View Full Version : Business formulas
02-28-2006, 08:10 PM
I was wondering if everyone can discuss how they come up with their projected overhead and labor costs. In an earlier post, I saw a topic in which someone was telling how at the begining of every season he sits down and factors in everything (overhead) from insurance, licenses, etc.. and he is able to decide what to charge customers per man hr. Basically, I am wondering the best way to figure exactly what my costs will be. Should I break it into a 12 month period? Oe would that not work because most of the $$ is comming in 8 month increments? I was thinking if I figured what my expenses were every month included truck payments, gas, labor and subtract that from income, I would have net profits? Also, I do I factor in landscape and hardscaping jobs that I dont know I have yet? Any help appreciated! Thanks!
02-28-2006, 08:23 PM
figure it for the year.
you need to have it in two parts.
first all your expenses.. telephone, insurance, office expenses (including all office employees). add them up for the year
this is your overhead figure.
then make a guess at how much time you be able to bill for the year.
divide this first number and divide it by the second number.
this is your overhead recovery figure.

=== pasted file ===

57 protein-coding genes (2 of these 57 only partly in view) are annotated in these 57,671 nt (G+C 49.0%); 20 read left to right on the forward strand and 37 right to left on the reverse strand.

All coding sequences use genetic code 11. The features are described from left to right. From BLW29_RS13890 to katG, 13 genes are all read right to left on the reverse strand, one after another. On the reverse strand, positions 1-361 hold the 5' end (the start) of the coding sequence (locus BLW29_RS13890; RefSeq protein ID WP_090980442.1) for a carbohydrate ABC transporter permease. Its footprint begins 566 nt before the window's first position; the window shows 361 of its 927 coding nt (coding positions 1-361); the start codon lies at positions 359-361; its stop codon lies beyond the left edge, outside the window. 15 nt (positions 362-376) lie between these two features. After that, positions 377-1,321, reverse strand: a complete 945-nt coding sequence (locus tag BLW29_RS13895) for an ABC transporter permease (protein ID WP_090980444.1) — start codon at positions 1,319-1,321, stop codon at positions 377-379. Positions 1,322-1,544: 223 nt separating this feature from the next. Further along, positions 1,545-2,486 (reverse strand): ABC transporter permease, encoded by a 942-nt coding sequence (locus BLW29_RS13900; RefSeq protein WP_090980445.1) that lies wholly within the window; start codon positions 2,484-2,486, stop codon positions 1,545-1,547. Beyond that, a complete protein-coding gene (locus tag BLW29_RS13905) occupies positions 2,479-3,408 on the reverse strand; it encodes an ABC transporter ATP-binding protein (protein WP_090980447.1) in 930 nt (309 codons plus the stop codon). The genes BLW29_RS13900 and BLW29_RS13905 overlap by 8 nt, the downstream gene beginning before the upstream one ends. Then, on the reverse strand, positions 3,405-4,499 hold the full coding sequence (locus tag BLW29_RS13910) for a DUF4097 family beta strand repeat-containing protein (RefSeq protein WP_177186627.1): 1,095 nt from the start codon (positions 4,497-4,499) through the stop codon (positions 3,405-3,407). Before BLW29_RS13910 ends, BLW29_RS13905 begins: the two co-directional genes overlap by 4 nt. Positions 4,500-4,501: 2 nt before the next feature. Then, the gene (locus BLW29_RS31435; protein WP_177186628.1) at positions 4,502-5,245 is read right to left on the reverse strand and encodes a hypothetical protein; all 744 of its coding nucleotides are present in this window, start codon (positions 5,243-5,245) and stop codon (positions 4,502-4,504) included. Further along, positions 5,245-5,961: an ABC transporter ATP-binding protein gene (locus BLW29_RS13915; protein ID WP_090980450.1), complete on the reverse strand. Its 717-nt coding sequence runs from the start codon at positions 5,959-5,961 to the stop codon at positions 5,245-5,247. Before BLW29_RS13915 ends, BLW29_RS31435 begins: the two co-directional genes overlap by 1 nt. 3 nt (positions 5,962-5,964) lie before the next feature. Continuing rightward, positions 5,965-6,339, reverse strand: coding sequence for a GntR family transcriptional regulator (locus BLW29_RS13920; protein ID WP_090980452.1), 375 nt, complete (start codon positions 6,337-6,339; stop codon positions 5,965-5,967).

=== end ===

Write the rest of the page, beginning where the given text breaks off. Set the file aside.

then you will need to figure labor burden.
this is payroll taxes and workman's comp insurance ( it is based on payroll figures), and unemployment.
add your overhead recovery and your labor burden to your employee's ( remember you are an employee also) pay rate and this is your break even number..
next decide what profit % you want and add it to the breakeven number.
02-28-2006, 08:50 PM
the way i do it is :
1. add up everything you now spend : ie.truck payment ,equipment payment ,business and commercial auto insurance ,cpa ,payroll ,etc.
2. then figure what it costs you pper day average for equipment expences :ie. blades ,oil ,fuel ,wear and tear .
3. add all of that together and devide by 12 months.
4. then devide by 4.33 weeks
5. then devide by the number of days per week you work .
6. then you can break it down as far as you want to go. you can go down to the square foot if you realy want to . at any rate by this point you know what it will cost you to run per day in expences .
03-01-2006, 02:25 AM
You also need to do a budget to estimate tool costs. You need to give all tools a life expectancy and have $ in the budget to replace them so your not taking $$$ out of your profit later to buy tools. You should also have $$ in the budget for things like rent even if you don't pay rent or own space yet you will never get it if the company is not generating the $$$ to pay for it. Put it in the budget and then you have a real number to work with so your not fooling yourself. Then its up to you to be able to sell yourself at that rate.
vBulletin® v3.8.6, Copyright ©2000-2014, Jelsoft Enterprises Ltd.